One month after the Lorain County Community Action Agency announced it was closing its Oberlin Head Start center, the organization announces more changes to its federally-funded early childhood education program.
The changes mean 25 people now serving as assistant teachers could be laid off.
Jackie Boehnlein, president and CEO of LCCAA, said the program is being restructured to raise the level of instruction in the classroom and professional teacher development in the program. Effective Aug. 1, Head Start will move to a model with two head teachers in one classroom. The current model has one head teacher and one assistant teacher in each room.
The difference between a head teacher and assistant teacher comes down to education levels. Head teachers must have a minimum of an associate degree in early childhood education while an assistant teacher can have a child development associate certificate and be in a program to get the associate degree.
“What we believe and what our resources and research shows is having two qualified teachers in the classroom increases the quality of instruction in the small group and one-on-one instruction levels and enhancing the professional development on the teaching level,” Boehnlein said.
The 25 individuals in the assistant teacher positions received layoff letters this week. Of the 25, 11 people are qualified to be head teachers and will be allowed to apply for those co-teaching positions. The remainder would be eligible based on seniority within the collective bargaining agreement to bump into other positions including home visitor, cook and other employment options.
Boehnlein said it is possible all 25 affected employees could fall into other positions. The assistant teachers are on summer layoff.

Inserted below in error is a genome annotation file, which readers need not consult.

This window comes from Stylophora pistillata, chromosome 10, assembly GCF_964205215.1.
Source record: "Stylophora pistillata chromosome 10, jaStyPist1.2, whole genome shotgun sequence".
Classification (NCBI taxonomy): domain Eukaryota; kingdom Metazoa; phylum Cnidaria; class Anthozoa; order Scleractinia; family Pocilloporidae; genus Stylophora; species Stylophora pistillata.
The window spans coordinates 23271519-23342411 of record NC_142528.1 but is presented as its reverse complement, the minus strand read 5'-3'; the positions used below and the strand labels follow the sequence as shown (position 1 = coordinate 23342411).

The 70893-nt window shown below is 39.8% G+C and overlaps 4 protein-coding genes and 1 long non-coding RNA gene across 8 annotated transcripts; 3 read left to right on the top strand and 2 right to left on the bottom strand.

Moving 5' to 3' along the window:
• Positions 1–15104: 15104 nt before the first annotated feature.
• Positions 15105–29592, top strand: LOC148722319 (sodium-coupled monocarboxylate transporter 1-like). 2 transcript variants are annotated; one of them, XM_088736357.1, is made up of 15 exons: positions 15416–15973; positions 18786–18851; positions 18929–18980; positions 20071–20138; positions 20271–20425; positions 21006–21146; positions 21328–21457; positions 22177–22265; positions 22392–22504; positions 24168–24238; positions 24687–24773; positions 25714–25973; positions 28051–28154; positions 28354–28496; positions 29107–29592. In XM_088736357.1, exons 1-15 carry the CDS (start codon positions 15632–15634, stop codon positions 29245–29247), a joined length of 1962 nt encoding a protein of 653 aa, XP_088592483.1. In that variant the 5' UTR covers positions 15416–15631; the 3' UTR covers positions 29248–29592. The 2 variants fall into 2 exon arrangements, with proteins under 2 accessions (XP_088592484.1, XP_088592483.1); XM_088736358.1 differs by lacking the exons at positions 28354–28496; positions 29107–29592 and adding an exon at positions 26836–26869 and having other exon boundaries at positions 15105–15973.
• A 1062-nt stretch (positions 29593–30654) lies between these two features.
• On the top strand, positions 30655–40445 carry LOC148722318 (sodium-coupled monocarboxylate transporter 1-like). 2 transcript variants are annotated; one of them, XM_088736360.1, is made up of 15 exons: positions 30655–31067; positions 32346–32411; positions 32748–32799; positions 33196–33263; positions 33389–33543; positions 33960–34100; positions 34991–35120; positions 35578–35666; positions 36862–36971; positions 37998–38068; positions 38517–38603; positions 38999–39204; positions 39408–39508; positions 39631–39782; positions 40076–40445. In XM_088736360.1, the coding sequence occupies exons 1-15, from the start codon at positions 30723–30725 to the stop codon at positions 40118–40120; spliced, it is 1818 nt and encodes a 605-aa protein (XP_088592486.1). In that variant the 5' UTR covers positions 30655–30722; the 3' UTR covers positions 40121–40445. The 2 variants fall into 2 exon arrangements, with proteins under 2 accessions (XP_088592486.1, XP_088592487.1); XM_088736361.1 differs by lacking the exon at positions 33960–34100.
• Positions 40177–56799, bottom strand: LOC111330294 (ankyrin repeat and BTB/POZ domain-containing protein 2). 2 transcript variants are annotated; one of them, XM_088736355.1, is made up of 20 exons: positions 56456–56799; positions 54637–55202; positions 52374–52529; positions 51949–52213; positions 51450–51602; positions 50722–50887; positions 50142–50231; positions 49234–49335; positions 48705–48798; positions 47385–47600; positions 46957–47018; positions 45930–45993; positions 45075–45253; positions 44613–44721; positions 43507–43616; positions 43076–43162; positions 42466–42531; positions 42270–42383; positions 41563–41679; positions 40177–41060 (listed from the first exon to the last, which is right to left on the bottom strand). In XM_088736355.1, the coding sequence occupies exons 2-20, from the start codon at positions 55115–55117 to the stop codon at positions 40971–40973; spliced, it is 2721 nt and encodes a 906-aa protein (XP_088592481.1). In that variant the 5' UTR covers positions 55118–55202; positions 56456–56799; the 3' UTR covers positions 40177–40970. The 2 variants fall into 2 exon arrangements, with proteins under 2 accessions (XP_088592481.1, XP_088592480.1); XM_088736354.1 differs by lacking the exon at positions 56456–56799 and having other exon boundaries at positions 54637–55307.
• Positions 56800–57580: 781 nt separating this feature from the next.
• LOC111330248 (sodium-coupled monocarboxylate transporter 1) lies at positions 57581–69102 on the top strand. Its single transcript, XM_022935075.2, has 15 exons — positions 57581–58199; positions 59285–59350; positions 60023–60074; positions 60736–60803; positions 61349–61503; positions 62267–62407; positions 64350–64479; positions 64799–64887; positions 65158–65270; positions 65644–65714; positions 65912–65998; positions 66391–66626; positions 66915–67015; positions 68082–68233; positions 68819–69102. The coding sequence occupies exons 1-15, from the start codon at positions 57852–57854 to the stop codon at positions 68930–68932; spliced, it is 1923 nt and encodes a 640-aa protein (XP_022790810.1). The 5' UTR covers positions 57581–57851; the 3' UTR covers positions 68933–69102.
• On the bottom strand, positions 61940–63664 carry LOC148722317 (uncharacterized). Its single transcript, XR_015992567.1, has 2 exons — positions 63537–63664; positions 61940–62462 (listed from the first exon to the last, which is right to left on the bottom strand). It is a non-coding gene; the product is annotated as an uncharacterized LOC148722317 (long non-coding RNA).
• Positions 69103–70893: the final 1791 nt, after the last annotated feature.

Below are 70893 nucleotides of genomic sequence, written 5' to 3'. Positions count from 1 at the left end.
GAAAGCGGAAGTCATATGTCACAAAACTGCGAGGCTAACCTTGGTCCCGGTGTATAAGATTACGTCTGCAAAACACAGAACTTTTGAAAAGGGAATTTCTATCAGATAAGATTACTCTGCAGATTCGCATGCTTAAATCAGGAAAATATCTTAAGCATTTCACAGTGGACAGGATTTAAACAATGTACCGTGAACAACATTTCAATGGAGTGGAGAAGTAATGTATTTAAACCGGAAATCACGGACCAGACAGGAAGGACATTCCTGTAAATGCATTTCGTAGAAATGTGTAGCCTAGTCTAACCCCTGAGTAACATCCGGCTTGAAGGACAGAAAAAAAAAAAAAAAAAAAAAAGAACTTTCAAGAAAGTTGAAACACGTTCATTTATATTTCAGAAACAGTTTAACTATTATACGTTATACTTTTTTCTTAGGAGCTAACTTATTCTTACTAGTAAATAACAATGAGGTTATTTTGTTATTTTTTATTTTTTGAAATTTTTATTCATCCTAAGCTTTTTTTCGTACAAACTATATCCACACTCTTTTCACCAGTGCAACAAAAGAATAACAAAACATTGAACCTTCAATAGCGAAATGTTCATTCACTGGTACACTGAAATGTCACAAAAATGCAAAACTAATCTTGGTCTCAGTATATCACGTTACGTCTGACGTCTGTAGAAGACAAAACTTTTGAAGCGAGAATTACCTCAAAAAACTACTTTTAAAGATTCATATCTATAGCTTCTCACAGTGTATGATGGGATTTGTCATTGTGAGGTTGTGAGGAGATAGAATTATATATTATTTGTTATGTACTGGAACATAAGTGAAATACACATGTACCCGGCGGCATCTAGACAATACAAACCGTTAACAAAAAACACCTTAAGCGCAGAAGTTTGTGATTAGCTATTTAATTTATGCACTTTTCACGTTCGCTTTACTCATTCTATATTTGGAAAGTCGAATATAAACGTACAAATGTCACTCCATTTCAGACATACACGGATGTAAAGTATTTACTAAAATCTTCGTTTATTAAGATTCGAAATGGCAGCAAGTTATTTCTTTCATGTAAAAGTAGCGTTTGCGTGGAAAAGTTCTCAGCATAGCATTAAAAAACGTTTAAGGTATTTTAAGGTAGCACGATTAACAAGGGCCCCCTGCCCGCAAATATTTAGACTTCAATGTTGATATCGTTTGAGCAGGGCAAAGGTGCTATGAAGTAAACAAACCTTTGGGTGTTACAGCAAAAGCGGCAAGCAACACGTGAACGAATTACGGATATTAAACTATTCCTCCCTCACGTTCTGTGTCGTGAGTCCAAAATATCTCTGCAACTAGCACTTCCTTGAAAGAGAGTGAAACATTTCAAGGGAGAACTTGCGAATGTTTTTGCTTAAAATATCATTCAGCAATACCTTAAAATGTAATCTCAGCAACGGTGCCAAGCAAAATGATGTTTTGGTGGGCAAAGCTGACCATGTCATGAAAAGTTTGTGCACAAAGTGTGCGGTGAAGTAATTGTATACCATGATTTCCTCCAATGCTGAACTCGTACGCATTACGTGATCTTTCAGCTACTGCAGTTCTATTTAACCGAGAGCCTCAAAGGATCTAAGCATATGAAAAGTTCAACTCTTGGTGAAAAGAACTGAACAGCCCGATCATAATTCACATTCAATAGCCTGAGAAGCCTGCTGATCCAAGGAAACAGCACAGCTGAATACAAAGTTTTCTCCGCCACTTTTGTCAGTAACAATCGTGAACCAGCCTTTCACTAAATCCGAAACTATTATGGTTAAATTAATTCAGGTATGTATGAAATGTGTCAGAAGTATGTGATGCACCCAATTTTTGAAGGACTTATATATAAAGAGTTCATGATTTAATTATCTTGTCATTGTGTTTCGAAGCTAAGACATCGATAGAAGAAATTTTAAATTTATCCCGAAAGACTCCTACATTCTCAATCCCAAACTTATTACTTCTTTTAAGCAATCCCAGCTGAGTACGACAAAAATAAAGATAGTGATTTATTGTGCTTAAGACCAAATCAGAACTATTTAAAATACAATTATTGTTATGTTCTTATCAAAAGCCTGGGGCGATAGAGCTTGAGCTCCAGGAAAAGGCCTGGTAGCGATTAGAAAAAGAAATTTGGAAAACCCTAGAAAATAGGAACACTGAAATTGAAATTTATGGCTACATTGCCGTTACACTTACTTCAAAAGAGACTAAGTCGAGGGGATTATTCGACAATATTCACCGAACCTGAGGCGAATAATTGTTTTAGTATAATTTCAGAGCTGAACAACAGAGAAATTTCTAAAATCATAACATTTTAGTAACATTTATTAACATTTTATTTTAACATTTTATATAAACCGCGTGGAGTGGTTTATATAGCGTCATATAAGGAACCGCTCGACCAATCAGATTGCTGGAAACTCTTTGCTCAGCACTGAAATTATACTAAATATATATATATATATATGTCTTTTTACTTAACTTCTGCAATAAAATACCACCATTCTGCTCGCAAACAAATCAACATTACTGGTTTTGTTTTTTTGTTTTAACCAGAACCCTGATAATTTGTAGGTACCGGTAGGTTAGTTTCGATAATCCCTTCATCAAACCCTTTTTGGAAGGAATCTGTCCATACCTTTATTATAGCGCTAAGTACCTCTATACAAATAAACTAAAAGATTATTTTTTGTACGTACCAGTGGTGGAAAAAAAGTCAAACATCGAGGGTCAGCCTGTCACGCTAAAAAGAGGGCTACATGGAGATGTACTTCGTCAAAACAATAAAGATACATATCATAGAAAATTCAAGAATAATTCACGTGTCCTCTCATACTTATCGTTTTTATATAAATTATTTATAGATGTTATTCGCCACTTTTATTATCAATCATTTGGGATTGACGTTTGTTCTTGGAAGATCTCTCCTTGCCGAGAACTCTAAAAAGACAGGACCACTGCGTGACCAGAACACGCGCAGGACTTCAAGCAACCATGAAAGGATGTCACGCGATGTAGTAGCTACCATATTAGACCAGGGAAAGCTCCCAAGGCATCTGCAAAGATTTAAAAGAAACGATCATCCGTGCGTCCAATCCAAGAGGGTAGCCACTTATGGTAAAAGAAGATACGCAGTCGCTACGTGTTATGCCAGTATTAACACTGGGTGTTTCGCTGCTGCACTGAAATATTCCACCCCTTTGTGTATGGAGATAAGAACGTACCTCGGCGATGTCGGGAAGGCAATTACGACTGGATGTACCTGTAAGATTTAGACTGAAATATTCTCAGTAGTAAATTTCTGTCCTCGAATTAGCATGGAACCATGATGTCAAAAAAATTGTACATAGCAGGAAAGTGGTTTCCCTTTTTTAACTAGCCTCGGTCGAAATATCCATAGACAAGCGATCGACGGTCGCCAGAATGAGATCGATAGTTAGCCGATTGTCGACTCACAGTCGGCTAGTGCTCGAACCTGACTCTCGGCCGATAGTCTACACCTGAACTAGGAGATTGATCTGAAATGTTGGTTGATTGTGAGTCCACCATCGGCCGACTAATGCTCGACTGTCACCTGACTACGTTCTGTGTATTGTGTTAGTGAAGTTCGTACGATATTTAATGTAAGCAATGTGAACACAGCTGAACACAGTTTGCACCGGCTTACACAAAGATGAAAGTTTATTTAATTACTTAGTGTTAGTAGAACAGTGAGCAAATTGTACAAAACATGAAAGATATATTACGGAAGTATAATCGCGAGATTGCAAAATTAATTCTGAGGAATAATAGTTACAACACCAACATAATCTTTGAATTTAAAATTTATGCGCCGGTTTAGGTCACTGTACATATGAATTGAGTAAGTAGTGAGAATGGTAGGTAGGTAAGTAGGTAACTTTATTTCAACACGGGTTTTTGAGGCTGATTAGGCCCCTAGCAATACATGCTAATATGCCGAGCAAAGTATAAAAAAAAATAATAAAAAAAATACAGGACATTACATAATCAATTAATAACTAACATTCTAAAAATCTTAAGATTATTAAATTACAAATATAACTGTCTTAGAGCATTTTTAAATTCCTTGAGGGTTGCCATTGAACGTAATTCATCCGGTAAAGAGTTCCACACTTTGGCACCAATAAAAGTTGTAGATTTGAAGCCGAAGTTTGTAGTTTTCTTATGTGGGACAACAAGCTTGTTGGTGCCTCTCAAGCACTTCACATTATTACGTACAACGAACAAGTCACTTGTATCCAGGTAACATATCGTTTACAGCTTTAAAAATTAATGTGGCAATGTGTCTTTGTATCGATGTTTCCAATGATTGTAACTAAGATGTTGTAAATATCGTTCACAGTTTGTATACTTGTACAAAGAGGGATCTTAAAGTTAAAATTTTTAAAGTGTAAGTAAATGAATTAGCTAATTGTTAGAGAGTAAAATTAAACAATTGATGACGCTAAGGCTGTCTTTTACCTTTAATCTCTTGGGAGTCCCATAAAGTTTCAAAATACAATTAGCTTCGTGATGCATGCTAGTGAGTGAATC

The restructuring will not affect teacher-to-student ratios.
Boehnlein said LCCAA’s directly operated centers —Hamilton School in Elyria and Hopkins-Locke Head Start in Lorain — are three-star rated facilities based on the state’s Step Up to Quality rating system. LCCAA has collaborative classes in Lorain and Elyria schools, as well as partnerships with Horizon Activities Center, Little Lighthouse Learning Center and Wellington Schools.
The restructuring is happening at the same time LCCAA deals with two non-compliance issue related to its triennial review from the Office of Head Start.
Boehnlein said LCCAA is not restructuring because of the review. But it was found to be non-compliant for teacher credentials. It has three head teachers out of 24 that do not have the required associate’s degree.
The remaining 21 head teachers have either an associate or bachelor’s degree, she said.
The other non-compliance issue dealt with working of the lease at the Hopkins-Locke Head Start Center. LCCAA has 120 days to come into compliance.
The review uncovered no deficiencies in the program.
“It was actually a very good report,” Boehnlein said. “When they reauthorized the Head Start Act in 2007, Congress created the Designation Renewal System. It really did elevate the level of assessment for programs across the country. The fact that under the new modeling system we came out so favorable really is a reflection of the quality of our program.”